Waiting to get hit
And yet two conversations from this journey have stuck with me. The first, was with the manager of a nature reserve in South Africa, over a coffee staring out across a low hillside dotted with acacias. Small groups of impala and zebra meandered purposefully towards the best grazing whilst a gang of adolescent warthog rummaged at the foot of the ill-defined garden.
“We’re just waiting” said Lucy*. “Waiting to get hit”.
“All of our neighbours have been hit” she added flatly, reeling off a list of nearby parks and reserves. “It’s only a matter of time”.
Getting hit, refers of course to having your rhino poached. At best, the first indication you might have is coming across a dehorned carcass – an animal you have perhaps known for years – at worst, the lives of managers and staff are in danger.
The risks are very real, and taken extremely seriously. Amid an otherwise peaceful and tranquil cottage in the African bush, where clay pots filled with porcupine quills and feathers decorate the windowsills, here mugshots of wanted men and ID charts of light aircraft and helicopters adorn the office wall.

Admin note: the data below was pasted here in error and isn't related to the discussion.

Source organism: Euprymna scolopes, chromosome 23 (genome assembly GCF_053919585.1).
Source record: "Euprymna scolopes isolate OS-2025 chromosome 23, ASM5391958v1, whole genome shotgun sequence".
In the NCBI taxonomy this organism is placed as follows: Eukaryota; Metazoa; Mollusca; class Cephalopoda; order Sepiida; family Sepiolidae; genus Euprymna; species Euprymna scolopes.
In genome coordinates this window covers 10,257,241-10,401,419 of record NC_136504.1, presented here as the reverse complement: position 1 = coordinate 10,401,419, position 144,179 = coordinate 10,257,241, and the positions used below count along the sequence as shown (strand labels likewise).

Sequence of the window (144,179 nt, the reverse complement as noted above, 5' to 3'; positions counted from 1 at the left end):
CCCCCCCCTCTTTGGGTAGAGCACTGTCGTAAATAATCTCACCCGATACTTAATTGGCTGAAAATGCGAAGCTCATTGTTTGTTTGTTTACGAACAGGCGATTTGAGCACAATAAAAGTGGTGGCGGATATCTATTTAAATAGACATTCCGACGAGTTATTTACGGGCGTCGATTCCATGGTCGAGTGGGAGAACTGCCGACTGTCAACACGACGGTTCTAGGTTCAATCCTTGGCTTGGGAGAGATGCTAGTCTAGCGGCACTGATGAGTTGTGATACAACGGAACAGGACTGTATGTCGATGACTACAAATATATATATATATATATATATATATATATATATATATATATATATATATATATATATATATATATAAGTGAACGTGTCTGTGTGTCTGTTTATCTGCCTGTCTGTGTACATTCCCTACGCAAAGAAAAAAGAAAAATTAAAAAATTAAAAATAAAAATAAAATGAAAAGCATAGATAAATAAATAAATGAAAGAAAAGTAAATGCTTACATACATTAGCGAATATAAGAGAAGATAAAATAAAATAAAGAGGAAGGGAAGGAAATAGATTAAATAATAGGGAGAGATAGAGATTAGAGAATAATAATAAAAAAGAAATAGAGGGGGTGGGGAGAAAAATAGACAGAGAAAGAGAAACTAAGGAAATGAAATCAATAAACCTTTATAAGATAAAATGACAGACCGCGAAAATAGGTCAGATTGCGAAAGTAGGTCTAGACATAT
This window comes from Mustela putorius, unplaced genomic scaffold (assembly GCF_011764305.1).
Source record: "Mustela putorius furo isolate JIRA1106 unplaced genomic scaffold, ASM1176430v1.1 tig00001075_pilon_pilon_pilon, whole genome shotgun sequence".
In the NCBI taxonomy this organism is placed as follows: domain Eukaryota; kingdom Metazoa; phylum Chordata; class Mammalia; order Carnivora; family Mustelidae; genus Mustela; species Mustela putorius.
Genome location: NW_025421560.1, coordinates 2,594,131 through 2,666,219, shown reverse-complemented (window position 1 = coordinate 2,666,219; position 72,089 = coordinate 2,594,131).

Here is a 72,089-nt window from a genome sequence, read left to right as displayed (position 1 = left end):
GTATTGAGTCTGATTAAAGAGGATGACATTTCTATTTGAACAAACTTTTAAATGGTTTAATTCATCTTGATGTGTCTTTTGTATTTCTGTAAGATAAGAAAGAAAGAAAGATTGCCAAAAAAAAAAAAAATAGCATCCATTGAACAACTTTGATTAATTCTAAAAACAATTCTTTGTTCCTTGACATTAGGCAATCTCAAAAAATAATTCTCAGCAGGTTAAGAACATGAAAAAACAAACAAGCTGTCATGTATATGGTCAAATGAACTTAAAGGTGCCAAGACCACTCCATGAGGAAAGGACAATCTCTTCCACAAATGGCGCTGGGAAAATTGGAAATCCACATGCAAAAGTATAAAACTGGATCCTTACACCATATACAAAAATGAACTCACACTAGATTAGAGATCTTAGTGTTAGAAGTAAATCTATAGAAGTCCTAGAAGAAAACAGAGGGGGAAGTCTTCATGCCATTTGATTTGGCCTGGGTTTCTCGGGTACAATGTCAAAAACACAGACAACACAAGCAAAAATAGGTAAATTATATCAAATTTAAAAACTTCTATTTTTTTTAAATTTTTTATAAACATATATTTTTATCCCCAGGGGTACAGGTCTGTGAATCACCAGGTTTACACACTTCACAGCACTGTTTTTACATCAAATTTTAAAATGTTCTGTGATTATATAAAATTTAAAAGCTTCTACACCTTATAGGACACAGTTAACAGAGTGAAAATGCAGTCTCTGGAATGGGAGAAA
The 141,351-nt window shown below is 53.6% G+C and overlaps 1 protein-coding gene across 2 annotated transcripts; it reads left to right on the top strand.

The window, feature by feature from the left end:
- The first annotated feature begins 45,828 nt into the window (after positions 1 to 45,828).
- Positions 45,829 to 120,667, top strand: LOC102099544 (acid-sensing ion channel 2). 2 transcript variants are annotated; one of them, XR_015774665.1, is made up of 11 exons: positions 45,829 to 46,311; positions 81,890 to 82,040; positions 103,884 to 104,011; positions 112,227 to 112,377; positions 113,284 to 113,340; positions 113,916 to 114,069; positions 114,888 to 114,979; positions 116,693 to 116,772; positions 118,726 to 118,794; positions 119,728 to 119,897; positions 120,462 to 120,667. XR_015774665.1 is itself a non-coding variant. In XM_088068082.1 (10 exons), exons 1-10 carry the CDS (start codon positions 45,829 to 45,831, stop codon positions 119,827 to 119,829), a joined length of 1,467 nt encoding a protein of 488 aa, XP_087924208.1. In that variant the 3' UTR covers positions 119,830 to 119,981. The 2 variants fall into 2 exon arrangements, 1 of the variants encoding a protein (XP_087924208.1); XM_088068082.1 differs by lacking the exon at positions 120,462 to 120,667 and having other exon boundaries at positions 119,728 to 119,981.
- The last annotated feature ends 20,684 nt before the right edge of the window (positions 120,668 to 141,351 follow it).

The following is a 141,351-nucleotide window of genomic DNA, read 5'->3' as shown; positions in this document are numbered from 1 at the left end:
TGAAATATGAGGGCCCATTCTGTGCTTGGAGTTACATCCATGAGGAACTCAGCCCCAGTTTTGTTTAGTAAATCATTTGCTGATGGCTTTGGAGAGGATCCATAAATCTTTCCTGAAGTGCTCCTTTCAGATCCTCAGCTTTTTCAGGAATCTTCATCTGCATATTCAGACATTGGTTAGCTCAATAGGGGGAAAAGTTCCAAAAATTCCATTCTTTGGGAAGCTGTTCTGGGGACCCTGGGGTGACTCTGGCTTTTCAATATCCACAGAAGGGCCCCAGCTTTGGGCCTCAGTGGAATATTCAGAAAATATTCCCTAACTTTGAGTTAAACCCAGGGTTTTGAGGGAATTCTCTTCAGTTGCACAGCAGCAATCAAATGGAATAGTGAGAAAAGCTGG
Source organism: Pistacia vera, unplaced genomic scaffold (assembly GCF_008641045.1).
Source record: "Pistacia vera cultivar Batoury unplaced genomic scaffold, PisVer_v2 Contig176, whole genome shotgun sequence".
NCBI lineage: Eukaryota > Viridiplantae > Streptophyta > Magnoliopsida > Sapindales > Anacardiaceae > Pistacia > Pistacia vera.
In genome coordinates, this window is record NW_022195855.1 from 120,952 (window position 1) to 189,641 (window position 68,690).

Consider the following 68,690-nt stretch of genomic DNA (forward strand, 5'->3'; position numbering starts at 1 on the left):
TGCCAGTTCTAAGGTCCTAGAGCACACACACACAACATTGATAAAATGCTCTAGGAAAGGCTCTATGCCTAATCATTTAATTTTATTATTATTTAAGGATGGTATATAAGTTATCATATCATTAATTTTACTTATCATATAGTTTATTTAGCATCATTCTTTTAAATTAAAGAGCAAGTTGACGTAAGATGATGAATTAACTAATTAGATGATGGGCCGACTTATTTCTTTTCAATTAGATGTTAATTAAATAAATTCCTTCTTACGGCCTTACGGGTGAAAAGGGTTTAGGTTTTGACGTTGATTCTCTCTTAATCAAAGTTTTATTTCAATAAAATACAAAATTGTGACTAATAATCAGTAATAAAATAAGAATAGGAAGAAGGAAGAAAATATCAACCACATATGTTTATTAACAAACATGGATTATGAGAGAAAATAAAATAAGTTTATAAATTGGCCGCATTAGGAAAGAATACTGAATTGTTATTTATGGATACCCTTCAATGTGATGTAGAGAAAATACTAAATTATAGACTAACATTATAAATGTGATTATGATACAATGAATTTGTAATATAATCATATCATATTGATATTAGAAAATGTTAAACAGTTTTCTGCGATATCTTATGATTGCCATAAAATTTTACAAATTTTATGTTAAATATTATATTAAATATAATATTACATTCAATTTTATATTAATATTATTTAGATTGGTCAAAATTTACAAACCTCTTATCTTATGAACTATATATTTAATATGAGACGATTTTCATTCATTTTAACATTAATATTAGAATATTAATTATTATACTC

“If the rangers spot someone low over the reserve, this helps them work out the make and model of the aircraft, so we can share information with other reserves”.
Later that day, on foot with a patrolling ranger, and close enough to a white rhino to hear a soft snort of discontent (a little too close!), conservation has never seemed so real. The hum of a high altitude aeroplane had us all holding our breath and every unrecognized pickup truck was briefly regarded with unfounded suspicion.